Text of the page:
Kwik Sew 3315 Jeans

originally published 3/22/2010

I think I have a good answer for avoiding starting with a pattern that is too large.  During todays sewing  I have ripped and twiddled nearly every seam.  I say nearly because I left the pockets (front and back), the back yoke and the front zipper alone.  I’m at fitting number 5.  I’ve been logcially progressing through the fitting and need to stop and think a bit.  Writing helps me think. 

Once again, I wanted another stab at fitting Kwik Sew 3315.  Kwik Sew blouses, dresses, jackets all fit me with a few standard adjustments.  Because I know the needed alterations, a Kwik Sew pattern is quick for me to trace, alter and produce a wearable garment  except for the pants patterns. I tried fitting this pattern in September 2009, but quit because I could never resolve the points and lines on the pant back.  After my experience with JSM trousers and Jalie 2908 stretch jeans,I thought that the problems with kwik Sew 3315 might have resulted from the pattern alterations.  I decided to start again, but start with the large size and alter it down to my measurements.  I traced the pattern, with only 1 alteration, shortening the leg above the knee by 1″.

After cutting and sewing together a light weight blue twill I took these pictures;

I must say I was surprised.  I thought that the pattern would be too large all over.  I stitched all seam allowances at 5/8″.  My first impression was that it is too tight across the front hip, the side view shows the outseam bisecting my leg to the knee but then slowly drifting to the back half of the leg by the waist band.  The back has a bubble in the center of the yoke.  I asked myself if the crotch was too long in back (a rare happening for me) or if the yoke was trying to move to give more room to the front half of the pants. 

I opted to fix the side seam first. I did so by ripping from knee to waist and offsetting the the back from the front so that the back used a 1/4″ seam allowance and the front uses a 3/8″ seam allowance.  I did stop and take pictures, but the problem was still not solved.  Not having anymore at the back sides to give, I opened the back crotched below the pockets to the waist and restitched the seam at 1/4″.  The side is very close to fitting.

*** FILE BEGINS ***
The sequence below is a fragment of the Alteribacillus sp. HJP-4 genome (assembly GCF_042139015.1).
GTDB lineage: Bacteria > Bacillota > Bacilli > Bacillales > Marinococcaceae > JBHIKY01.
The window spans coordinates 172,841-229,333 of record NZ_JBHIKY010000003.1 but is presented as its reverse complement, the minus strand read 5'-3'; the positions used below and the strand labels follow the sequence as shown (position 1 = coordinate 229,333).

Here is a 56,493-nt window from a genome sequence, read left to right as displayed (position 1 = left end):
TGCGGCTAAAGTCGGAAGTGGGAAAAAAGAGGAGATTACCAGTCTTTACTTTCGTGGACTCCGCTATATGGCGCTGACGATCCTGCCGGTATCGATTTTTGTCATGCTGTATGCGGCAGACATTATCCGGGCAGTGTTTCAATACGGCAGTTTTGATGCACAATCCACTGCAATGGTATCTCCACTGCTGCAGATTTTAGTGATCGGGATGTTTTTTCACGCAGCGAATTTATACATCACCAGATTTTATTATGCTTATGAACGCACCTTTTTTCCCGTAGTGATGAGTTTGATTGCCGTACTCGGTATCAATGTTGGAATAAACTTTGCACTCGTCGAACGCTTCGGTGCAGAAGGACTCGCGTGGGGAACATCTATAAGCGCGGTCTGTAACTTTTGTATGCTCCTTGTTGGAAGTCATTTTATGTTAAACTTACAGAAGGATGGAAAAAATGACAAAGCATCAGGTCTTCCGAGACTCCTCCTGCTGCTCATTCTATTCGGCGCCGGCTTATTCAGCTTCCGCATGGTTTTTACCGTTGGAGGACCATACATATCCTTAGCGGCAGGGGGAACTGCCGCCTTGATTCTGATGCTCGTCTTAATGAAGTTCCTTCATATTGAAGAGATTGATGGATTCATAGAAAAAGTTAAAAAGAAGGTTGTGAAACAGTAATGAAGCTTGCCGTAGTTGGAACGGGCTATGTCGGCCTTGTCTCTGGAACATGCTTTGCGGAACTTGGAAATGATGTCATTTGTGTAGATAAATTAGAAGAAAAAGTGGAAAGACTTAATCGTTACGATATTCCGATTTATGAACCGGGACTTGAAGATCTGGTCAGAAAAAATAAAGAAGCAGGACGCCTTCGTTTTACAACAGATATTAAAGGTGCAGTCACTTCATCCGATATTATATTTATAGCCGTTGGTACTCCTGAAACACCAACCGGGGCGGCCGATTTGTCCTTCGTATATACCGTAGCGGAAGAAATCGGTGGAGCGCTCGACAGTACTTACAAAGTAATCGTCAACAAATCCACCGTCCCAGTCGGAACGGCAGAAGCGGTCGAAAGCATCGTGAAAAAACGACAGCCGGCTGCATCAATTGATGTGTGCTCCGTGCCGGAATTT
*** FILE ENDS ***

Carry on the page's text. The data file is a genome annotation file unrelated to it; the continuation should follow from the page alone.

The front crotch is hanging.  Perhaps not visible in this picture but I can feel it when walking and see it when sitting.  The back legs seem to be hanging up on my calves.  I’m not particularly athletic, but I do have a tendance to lock my knees.  That would explain the diagonal wrinkles beginning at the knees, but what about higher. The back yoke really does seem too long.  So the next fix was taking off about 1/2″ from the yoke at the top and letting out the inseam.  Since the front looked relatively well, I offset the back from the front so that I again stitched the back with 1/4″ seams and the front with 3/8″ seams. 

And now we get:

Whoa!  Remember this:

I do believe that I am at the same stage as when I altered the size medium.  Points and all. 

I’m now convinced that there is something very different between my body and the Kwik Sew pant draft.  I’ve only spent 4 hours on this new pair.  Which is not nearly as much effort as the pair in September.  In a way it is a disappointment.  Having just had wonderful luck with Jalie 2908 and the JSM trouser pattern, I was hoping for better. I don’t plan to do anything further with this pattern, except discard it. I do realize that fitting non-stretch fabric pants is not going to be quick and easy for me.  I may very well be limited to trouser type pants when wearing woven non-stretch fabrics.

ETA:  I noticed again, that Myrna’s observation of her figure, maybe true for my own.  Myrna finds that she needs one size larger for the back.  I do seem to be ripping and allowing more on the backside, regardless of the pattern I’m working with.